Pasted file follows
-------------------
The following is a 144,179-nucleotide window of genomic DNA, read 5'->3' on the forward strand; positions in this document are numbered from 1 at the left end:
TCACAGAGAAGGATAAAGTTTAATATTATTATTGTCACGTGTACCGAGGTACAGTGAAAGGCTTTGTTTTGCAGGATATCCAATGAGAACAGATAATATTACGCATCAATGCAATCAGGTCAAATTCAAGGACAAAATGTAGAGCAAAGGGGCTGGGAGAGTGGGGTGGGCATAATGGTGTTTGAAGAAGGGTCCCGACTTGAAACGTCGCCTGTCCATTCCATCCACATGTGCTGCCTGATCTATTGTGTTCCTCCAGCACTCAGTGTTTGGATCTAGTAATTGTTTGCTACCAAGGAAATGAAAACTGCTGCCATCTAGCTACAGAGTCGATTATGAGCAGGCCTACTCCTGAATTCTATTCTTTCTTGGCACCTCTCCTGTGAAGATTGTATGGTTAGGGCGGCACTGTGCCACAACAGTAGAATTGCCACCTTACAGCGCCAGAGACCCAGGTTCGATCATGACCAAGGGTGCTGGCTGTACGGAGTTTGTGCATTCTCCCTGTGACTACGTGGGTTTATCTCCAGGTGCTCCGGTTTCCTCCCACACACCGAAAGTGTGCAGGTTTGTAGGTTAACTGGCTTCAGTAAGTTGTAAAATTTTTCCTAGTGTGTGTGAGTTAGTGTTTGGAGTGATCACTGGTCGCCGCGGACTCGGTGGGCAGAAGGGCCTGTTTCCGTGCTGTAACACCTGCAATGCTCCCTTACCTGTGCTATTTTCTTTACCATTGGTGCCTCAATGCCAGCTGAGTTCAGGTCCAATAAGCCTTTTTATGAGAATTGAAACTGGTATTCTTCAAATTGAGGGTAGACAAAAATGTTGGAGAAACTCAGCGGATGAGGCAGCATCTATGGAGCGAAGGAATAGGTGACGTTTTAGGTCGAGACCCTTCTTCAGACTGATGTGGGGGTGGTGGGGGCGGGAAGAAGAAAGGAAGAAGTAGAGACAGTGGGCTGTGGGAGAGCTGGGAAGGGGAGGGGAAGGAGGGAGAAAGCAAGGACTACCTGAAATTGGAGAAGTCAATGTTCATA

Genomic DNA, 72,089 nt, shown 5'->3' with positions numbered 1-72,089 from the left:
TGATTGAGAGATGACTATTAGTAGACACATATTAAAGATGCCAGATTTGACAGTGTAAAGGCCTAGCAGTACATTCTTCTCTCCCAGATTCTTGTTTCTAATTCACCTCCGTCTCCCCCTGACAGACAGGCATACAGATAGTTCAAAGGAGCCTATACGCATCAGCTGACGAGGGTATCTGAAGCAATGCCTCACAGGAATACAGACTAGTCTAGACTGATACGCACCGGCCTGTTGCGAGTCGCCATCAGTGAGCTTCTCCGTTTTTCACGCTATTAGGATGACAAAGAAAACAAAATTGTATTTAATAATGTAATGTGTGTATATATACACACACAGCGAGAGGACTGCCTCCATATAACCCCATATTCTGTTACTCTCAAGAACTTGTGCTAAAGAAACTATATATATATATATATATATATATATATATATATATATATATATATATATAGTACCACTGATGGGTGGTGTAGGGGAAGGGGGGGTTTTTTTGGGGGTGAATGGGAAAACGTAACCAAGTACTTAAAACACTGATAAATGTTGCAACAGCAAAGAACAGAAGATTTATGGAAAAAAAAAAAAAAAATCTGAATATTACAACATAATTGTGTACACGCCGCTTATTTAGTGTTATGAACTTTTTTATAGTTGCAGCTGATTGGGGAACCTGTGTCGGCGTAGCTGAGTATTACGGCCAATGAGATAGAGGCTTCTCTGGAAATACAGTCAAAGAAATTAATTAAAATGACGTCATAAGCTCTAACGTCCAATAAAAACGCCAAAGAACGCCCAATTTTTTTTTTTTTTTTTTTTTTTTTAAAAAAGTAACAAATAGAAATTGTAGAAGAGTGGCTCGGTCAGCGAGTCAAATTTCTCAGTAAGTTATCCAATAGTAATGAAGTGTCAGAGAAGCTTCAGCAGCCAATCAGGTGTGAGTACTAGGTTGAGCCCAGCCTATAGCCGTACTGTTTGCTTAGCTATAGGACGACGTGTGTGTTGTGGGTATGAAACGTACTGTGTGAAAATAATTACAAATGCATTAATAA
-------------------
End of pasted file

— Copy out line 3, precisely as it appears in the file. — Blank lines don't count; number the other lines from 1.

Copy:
Genomic DNA, 72,089 nt, shown 5'->3' with positions numbered 1-72,089 from the left: